Good morning SOTGC readers. This is another post inspired by the Summit (A View From The Top) I attended discussing Ann-Marie Slaughter’s article “Women Still Can’t Have It All.” During the pre-panel mixer, at the breakout discussions during the session, and after the event, I took note of several resounding themes that kept getting brought up. I have decided to write, and ask other women to write, posts on these issues as an ongoing theme.
One of the themes that kept coming up was the ever present issue of “defining your own success.” There were women who had let OTHERS define what success meant and consequently made choices they might not have, in order to achieve this definition. Others let the societal definition of “success” steer them for a time, and then once they looked deep within to create their own definition (and followed it) they found peace and true career happiness. Yet others find themselves in the earlier stages of their careers and are either struggling to create their own version, or had come up with it already and were struggling to be at peace with how others would view their choice (since it wasn’t the standard societal definition.)
While re-reading Ann-Marie Slaughter’s article, there was part in the beginning that jumped off the page at me. “But it was thesecond set of reactions—those implying that my parenting and/or my commitmentto my profession were somehow substandard—that triggered a blind fury.” This made me wonder…if instead of the judgmental or condescending responses, Ann-Marie got from some of her female peers, there were congratulatory comments about having been the first female Director of Policy and Planning at the State Department, or of admiration for coming home to her teenage boys who were displaying signs of needing her with them…would she have written a different article?
Part of me laments the circumstances which turned a once gung-ho believer in “Women Can Have It All” into a more cynical “here is WHY we can’t have it all and it will take momentous changes to GET it all” to write an article such as this. Then part of me wonders if she wasn’t more intelligent than the lot of us and thought “hmmm. For years we have all said we CAN have it all and there haven’t been as big of strides towards the goal as we would have thought. What if someone were to put out an article stating the contrary? Would that get people up in arms enough to bring this discussion to the forefront and help incite the tipping point towards much faster advancements for the cause?” I can’t say that either of these suggestions are true, but it leads me to wonder…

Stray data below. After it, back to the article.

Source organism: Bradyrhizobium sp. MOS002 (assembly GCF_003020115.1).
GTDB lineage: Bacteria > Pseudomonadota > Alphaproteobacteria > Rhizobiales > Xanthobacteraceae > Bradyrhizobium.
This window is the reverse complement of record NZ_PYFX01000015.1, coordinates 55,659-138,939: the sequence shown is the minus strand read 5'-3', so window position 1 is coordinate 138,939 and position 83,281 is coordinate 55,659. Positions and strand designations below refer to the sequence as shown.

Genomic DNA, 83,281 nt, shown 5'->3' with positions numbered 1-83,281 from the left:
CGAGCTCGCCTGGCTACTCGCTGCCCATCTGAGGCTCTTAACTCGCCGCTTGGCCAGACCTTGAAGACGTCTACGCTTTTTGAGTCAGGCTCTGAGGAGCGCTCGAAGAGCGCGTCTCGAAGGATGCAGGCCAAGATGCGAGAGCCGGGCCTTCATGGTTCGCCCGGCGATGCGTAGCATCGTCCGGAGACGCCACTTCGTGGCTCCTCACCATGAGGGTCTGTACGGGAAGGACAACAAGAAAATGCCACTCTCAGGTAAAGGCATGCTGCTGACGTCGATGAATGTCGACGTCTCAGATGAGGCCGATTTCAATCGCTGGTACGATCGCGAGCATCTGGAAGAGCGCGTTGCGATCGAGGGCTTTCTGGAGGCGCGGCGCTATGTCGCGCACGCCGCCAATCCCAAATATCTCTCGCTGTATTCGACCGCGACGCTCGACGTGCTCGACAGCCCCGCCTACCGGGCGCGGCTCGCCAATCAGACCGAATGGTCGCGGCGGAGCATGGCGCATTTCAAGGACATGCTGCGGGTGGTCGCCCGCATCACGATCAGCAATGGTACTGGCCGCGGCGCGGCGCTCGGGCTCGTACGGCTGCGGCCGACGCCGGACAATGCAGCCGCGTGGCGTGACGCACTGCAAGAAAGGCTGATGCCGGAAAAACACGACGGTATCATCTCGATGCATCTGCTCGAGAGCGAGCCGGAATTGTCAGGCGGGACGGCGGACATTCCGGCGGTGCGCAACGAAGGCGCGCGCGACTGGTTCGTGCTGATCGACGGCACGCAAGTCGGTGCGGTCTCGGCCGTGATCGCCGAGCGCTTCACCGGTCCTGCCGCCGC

I found an article from The Atlantic on Henry David Thoreau’soutlook on defining your own success, which I have pasted (in part) below. More and more I notice that each time I speak with someone (male or female) who is TRULY happy with their career, it’s partly due to the fact that somewhere along the lines they ditched the constraints that other people’s idea of “success” put on them…and instead found peace, happiness, and gratitude with moving forward with their own personal facet of success, no matter how similar or different it is from the “societal norm.”
How to define your own success, find your purpose and do what you love:
If one listens to the faintest but constant suggestions of his genius, which are certainly true, he sees not to what extremes, or even insanity, it may lead him; and yet that way, as he grows more resolute and faithful, his road lies. The faintest assured objection which one healthy man feels will at length prevail over the arguments and customs of mankind. No man ever followed his genius till it misled him. Though the result were bodily weakness, yet perhaps no one can say that the consequences were to be regretted, for these were a life in conformity to higher principles.
If the day and the night are such that you greet them with joy, and life emits a fragrance like flowers and sweet-scented herbs, is more elastic, more starry, more immortal—that is your success.
Then, in nearing the conclusion:
I learned this, at least, by my experiment: that if one advances confidently in the direction of his dreams, and endeavors to live the life which he has imagined, he will meet with a success unexpected in common hours. He will put some things behind, will pass an invisible boundary; new, universal, and more liberal laws will begin to establish themselves around and within him; or the old laws be expanded, and interpreted in his favor in a more liberal sense, and he will live with the license of a higher order of beings.